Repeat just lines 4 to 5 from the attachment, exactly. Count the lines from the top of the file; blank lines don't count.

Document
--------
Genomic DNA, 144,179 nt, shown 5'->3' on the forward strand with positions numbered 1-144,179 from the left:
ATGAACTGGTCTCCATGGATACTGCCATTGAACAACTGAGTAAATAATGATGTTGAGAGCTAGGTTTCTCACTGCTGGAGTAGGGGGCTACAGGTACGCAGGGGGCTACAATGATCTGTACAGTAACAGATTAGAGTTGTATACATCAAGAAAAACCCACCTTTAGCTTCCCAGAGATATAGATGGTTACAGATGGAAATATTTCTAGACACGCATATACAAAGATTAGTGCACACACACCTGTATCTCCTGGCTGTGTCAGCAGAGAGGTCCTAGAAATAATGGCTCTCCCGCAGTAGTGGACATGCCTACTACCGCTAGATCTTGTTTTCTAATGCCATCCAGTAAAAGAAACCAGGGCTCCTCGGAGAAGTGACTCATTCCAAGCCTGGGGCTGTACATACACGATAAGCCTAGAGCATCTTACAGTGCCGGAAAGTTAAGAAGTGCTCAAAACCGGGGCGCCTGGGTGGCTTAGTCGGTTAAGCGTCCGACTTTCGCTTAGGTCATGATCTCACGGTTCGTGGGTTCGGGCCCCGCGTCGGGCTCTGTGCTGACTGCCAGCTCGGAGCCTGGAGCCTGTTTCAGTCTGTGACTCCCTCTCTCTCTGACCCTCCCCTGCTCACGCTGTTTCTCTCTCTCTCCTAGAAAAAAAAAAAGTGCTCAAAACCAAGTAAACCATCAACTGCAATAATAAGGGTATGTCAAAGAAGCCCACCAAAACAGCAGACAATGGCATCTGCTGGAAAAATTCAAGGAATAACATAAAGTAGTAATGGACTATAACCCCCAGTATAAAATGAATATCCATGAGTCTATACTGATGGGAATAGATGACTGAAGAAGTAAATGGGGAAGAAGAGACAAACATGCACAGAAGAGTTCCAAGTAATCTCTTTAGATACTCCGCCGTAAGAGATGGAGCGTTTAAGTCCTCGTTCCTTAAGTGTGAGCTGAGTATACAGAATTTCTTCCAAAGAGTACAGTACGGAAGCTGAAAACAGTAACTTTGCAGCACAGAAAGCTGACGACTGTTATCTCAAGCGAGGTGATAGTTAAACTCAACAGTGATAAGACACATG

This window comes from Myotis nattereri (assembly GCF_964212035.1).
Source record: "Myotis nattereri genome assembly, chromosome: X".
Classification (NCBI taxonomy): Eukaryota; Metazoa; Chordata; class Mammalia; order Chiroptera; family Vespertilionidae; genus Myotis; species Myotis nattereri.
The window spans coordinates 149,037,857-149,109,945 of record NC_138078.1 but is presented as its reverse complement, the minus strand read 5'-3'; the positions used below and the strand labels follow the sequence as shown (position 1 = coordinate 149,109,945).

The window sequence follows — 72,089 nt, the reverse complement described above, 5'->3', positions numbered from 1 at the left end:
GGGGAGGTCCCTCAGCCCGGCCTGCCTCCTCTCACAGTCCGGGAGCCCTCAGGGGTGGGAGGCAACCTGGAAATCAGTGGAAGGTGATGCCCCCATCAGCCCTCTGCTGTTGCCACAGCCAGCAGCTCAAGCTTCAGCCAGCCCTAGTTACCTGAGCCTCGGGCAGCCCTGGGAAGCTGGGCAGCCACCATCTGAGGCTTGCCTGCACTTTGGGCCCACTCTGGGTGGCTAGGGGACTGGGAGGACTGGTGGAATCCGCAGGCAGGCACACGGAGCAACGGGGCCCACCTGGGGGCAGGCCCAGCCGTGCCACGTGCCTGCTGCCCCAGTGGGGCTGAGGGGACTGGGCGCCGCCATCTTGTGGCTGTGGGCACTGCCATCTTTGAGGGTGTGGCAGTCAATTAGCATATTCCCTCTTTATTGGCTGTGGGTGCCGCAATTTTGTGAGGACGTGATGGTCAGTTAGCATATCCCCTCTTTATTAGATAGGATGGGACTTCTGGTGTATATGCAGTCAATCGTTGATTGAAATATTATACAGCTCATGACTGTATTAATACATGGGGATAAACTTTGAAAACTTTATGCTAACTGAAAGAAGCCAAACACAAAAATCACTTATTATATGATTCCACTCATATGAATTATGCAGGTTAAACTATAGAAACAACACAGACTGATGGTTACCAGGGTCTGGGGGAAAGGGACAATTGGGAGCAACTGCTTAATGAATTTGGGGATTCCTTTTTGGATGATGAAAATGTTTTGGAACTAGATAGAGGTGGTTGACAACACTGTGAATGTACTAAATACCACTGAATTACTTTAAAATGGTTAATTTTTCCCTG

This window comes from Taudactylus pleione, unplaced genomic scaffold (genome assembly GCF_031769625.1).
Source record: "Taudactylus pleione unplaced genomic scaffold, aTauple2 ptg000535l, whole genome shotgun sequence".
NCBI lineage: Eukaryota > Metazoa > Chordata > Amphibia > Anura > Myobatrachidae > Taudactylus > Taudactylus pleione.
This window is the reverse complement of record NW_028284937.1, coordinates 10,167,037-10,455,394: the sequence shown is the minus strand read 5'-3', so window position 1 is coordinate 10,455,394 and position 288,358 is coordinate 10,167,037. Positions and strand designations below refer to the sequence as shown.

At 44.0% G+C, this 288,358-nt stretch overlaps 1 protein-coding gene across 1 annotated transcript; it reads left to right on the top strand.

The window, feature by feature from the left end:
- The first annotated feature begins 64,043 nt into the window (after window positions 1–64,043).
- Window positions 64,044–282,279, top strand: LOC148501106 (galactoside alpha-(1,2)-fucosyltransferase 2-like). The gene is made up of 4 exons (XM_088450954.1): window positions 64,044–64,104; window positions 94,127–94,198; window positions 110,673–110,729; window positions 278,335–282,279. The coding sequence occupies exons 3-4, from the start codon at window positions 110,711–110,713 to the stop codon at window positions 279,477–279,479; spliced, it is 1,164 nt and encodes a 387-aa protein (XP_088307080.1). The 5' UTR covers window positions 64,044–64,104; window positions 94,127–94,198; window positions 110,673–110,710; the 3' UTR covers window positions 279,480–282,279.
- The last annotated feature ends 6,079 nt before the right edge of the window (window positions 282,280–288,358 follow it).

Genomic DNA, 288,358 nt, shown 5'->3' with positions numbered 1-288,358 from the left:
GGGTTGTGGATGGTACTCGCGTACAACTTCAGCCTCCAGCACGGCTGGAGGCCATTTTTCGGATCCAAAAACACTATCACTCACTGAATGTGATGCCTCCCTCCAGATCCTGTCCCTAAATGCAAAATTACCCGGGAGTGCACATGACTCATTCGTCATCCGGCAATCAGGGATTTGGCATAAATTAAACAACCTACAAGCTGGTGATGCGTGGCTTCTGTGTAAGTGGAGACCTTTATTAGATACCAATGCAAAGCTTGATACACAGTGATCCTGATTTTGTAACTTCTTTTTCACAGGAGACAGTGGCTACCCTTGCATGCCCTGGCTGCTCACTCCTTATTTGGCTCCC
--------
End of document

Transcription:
Source record: "Myotis nattereri genome assembly, chromosome: X".
Classification (NCBI taxonomy): Eukaryota; Metazoa; Chordata; class Mammalia; order Chiroptera; family Vespertilionidae; genus Myotis; species Myotis nattereri.